Damn, I hadn't realised it was so rare. I'd better rub out all the pencil marks I made over my dad's copy when I was using it for my dissertation a few years ago!


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Subject: RE: Folklore: The Imagined Village
From: r.padgett
Date: 12 Jun 07 - 01:20 PM

I appear to have hit a rich seem of interest!

I found only one review and that was from Fay Hield, although very likely that there are also learned and not so learned reviews about too

Ray

May get in touch Jim re hard backed copy (when is the reprint due and is it in paperback? I wonder?)


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Subject: RE: Folklore: The Imagined Village
From: GUEST,PMB
Date: 13 Jun 07 - 03:48 AM

Ray having reminded me of the book, I set about re- reading it. Although I've only got as far as the first 3 chapters, and the early days of folk song and dance collection (plus a bit of dipping), it's already clear that my memory of it as a very well written book was accurate, and that it was designed to examine the unstated assumptions that we all make. The idea of "folk" is not at all simple, as witness any of the many centrifugal discussions in Mudcat threads.

Had I read the book back in the early 1970s, I would have been spared a great deal of misapprehension, and my selection of music might well have been both more open and more critically selective. It helped me to realise, for example, the social background to some of the attitudes in English dance circles that I found repellent at the time.

Don't let the occasional outbreak of 1990s academic lingo ("privileged", "semiotic" and so forth) put you off. It was probably the only way to get through the academic gatekeepers when Postmodernism was all the rage.

I'm looking forward to re- reading the later chapters, which IIRC cover the period when I first acquired a taste for the music.

If anyone is so itching to read it that they can't wait for the promised new edition, I'd be willing to lend it (local to Derbyshire UK and with dreadful oaths sworn to return it)- just put up your personal email in some suitably obfuscated form.


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Subject: RE: Folklore: The Imagined Village
From: The Borchester Echo
Date: 13 Jun 07 - 03:59 AM

Erm, are you saying Fay's review was learned, or not learned, or what?

Actually I opened the thread hoping it would be about Simon Emmerson's much delayed project of the same name.

Y'know, the one that's got Benjamin Zephaniah doing Tam Lin and other, actually interesting, stuff.

It's supposed to launch at WOMAD, though I don't really know if Real are being real about this.


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Subject: RE: Folklore: The Imagined Village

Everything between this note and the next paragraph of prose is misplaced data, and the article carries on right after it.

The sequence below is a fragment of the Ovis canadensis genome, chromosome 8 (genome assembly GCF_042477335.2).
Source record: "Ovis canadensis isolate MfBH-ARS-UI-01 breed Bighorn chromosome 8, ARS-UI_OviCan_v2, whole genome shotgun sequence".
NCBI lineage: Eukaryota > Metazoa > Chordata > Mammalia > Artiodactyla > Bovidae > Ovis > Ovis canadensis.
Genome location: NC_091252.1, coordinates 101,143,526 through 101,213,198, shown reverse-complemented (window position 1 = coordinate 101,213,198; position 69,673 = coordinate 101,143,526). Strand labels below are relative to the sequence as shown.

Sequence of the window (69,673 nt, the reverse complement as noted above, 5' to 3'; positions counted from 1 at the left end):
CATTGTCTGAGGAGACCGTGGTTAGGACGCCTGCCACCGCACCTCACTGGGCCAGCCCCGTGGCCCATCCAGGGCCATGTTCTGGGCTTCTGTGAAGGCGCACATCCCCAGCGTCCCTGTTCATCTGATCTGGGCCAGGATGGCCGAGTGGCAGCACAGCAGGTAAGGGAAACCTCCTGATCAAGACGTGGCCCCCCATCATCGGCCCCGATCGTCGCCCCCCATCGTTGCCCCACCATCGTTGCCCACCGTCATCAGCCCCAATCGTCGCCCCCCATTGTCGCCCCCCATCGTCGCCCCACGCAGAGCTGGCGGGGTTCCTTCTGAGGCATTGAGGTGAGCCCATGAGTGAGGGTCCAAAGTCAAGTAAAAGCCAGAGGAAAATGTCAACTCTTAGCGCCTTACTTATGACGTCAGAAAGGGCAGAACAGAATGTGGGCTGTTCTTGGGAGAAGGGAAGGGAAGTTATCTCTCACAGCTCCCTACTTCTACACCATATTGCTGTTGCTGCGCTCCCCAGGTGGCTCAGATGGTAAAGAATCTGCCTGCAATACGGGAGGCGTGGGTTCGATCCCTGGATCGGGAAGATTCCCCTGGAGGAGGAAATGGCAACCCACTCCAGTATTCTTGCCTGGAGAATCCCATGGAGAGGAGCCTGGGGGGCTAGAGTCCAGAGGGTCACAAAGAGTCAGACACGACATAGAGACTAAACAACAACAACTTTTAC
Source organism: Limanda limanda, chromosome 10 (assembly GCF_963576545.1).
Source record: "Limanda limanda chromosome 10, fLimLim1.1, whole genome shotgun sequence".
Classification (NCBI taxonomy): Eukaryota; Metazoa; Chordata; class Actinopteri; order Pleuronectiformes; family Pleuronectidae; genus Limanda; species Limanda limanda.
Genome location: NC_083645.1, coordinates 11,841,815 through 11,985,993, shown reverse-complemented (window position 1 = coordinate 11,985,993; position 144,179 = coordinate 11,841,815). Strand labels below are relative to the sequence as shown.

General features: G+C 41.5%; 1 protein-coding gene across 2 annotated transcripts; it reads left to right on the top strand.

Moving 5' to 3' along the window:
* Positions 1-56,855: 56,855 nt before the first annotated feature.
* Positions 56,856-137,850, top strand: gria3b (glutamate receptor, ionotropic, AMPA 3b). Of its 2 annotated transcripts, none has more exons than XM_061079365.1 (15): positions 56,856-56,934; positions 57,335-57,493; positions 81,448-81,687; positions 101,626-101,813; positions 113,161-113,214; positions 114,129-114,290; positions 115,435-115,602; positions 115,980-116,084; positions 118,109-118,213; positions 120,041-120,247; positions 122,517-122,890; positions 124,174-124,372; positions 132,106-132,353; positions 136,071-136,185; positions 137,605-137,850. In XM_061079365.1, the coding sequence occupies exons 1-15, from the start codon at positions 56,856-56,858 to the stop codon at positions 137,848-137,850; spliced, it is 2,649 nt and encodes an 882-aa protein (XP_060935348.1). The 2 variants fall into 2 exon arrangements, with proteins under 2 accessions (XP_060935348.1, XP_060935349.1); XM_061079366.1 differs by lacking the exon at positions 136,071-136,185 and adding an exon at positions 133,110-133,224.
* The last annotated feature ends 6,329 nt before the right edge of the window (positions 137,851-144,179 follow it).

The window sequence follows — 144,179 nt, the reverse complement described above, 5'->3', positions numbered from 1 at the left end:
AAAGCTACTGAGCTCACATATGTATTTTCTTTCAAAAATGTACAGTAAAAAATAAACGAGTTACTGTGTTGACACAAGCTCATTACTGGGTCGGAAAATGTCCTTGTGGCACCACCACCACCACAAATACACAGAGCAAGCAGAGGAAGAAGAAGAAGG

From: Ruth Archer
Date: 13 Jun 07 - 04:01 AM

It is (finally) launching at WOMAD, Diane, and touring in the autumn to the venues in the Music Beyond Mainstream network.


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Subject: RE: Folklore: The Imagined Village
From: GUEST,padgett
Date: 13 Jun 07 - 06:45 AM

Fay's view was she liked it, basically!

Ray


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Subject: RE: Folklore: The Imagined Village
From: GUEST,Flatback Caper
Date: 13 Jun 07 - 11:44 AM

for information go here, if you already haven't :-D

http://www.imaginedvillage.com/


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Subject: RE: Folklore: The Imagined Village
From: GUEST
Date: 14 Jun 07 - 09:26 AM

There is no information - just a sign and 'site coming soon'. Very disappointing.
There's a little bit here
:
    Please note that anonymous posting is no longer allowed at Mudcat. Use a consistent name [in the 'from' box] when you post, or your messages risk being deleted.
    Thanks.
    -Joe Offer-


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Subject: RE: Folklore: The Imagined Village
From: The Borchester Echo
Date: 14 Jun 07 - 09:40 AM

I think that signpost might have been one forged in irony.
It's at least three years since the Weller/Carthy demo of John Barleycorn first surfaced.
Every now and then a few more rumours emerge, then Simon's back to his bird-watching hide.
It had better be good at WOMAD, considering that it's going to be nigh impossible to get to he new, impossibly remote site.


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Subject: RE: Folklore: The Imagined Village
From: GUEST,Georgina Boyes
Date: 02 Aug 10 - 07:42 AM

The new, illustrated, edition of The Imagined Village is now available from the No Masters website. And it's a lot cheaper than the original.

Georgina


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Subject: RE: Folklore: The Imagined Village
From: Jack Blandiver
Date: 02 Aug 10 - 07:54 AM

Here's the link: The Imagined Village. Looks like a suitable sort of birthday present anyway.


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Subject: RE: Folklore: The Imagined Village
From: Les in Chorlton
Date: 03 Aug 10 - 03:52 AM

Great news. Ordered mine today

L in C


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Subject: RE: Folklore: The Imagined Village
From: Rob Naylor
Date: 03 Aug 10 - 05:12 AM

S O'P: Here's the link: The Imagined Village. Looks like a suitable sort of birthday present anyway.